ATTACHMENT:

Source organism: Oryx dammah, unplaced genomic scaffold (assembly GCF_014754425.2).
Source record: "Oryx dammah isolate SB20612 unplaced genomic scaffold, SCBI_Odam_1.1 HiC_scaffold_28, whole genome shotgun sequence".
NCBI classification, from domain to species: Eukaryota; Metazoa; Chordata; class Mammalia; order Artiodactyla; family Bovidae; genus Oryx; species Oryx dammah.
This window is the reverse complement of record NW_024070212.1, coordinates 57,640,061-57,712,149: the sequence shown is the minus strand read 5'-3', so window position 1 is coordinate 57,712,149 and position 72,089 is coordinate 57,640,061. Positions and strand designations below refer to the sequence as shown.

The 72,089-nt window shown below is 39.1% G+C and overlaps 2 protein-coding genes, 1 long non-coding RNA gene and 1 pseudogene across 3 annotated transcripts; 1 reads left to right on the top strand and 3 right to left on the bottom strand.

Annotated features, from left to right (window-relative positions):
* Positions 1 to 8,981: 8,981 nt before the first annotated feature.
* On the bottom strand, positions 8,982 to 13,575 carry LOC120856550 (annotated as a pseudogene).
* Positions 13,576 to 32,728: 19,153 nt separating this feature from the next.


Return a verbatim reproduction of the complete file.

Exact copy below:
Source organism: Oryx dammah, unplaced genomic scaffold (assembly GCF_014754425.2).
Source record: "Oryx dammah isolate SB20612 unplaced genomic scaffold, SCBI_Odam_1.1 HiC_scaffold_28, whole genome shotgun sequence".
NCBI classification, from domain to species: Eukaryota; Metazoa; Chordata; class Mammalia; order Artiodactyla; family Bovidae; genus Oryx; species Oryx dammah.
This window is the reverse complement of record NW_024070212.1, coordinates 57,640,061-57,712,149: the sequence shown is the minus strand read 5'-3', so window position 1 is coordinate 57,712,149 and position 72,089 is coordinate 57,640,061. Positions and strand designations below refer to the sequence as shown.

The 72,089-nt window shown below is 39.1% G+C and overlaps 2 protein-coding genes, 1 long non-coding RNA gene and 1 pseudogene across 3 annotated transcripts; 1 reads left to right on the top strand and 3 right to left on the bottom strand.

Annotated features, from left to right (window-relative positions):
* Positions 1 to 8,981: 8,981 nt before the first annotated feature.
* On the bottom strand, positions 8,982 to 13,575 carry LOC120856550 (annotated as a pseudogene).
* Positions 13,576 to 32,728: 19,153 nt separating this feature from the next.